I also added a settings menu option to change the passthrough mode(between the mentioned four modes(which includes the normal modem mode as the first mode)). This setting requires a emulator restart to apply(due to switching modem emulation modes).

When the settings menu sees that the modem is put in a passthrough mode, it will show a new option. This option is the connect/disconnect option. It will allow effectively dialing out to an inputted entry like the phonebook(but using normal text input, using the keyboard(Direct Input mode) or OSK in UniPCemu, instead of a setting of the loaded settings(not stored)). Once confirmed, it will make the modem in passthrough mode dial said address. That's a normal IP:port address, or alternatively an address like "google.com:80". The slash-character is allowed as well(besides alphanumeric, colon and dot).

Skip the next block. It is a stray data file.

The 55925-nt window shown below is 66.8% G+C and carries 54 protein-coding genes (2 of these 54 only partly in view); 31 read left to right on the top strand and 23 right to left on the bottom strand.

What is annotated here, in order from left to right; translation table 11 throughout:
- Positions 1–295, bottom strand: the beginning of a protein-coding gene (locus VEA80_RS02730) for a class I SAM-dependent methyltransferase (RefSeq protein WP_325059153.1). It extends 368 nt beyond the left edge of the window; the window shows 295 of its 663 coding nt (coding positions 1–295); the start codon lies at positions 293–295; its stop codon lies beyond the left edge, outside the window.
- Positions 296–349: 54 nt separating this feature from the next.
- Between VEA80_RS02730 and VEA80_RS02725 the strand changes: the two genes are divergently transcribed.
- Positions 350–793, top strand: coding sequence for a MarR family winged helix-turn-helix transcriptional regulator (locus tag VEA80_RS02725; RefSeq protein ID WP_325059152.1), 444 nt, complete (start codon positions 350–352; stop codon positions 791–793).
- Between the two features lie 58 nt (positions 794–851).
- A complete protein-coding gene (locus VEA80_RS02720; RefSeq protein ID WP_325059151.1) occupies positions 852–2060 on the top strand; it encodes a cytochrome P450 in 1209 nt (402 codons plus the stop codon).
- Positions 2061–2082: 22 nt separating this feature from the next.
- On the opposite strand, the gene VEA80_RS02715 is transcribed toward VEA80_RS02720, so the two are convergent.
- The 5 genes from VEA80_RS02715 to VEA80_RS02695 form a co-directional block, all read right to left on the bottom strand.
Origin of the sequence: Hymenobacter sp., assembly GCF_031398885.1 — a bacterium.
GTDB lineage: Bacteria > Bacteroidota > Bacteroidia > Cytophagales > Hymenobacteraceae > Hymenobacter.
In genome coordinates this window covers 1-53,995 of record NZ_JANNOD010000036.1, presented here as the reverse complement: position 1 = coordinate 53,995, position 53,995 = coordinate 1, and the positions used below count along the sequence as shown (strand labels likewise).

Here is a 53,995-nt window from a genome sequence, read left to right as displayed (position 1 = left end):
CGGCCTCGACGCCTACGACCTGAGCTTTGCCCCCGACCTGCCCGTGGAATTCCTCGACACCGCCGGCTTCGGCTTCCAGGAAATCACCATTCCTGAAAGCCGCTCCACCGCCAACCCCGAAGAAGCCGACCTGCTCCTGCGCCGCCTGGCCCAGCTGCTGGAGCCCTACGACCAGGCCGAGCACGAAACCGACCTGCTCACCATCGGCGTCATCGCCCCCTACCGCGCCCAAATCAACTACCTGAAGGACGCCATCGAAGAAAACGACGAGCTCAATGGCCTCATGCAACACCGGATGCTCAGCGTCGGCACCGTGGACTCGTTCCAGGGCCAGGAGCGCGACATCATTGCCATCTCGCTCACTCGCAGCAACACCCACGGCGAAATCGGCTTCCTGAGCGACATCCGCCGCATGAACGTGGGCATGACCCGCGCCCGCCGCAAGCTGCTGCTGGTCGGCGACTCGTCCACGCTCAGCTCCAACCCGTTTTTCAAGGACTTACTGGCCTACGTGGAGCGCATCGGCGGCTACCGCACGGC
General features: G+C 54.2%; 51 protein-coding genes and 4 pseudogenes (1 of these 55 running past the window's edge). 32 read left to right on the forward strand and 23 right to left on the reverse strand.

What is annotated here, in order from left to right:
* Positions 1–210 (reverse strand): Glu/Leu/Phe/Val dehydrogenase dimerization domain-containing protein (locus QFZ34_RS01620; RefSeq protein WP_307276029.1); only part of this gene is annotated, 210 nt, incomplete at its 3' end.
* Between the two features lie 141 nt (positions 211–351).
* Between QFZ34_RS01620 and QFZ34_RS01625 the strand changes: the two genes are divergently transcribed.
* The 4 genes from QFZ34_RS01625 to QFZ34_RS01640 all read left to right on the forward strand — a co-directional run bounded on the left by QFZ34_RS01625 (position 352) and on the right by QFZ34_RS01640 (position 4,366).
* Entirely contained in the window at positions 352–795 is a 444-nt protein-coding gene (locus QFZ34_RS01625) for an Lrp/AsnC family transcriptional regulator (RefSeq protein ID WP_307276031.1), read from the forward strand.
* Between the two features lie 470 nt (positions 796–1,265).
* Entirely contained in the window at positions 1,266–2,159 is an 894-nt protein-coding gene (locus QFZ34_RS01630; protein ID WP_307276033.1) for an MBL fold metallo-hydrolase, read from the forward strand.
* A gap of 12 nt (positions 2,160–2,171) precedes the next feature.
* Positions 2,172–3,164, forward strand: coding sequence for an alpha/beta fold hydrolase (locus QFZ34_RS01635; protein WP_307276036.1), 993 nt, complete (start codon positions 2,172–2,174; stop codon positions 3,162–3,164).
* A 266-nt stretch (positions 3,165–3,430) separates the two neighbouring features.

It's function can also be used to hang up the connection when connected (since the DTR signal lowering doesn't do this).

So basically it's emulated what Dosbox does as well, within UniPCemu's constraints(except telnet protocol, special delays and having a forced transparent/non-local setting(both disabled effectively) as far as I can see from the code/manuals of Dosbox). Also a slight difference on the masking instead of plain receiving of the 0xFF parameter on the connected line with the connected status. Although that shouldn't be a problem?
Also, the 0xFF break bit is stored, but currently unused by both the modem and UART emulation. This is mainly because I don't know how this works in actual hardware.

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Reply 370 of 378, by superfury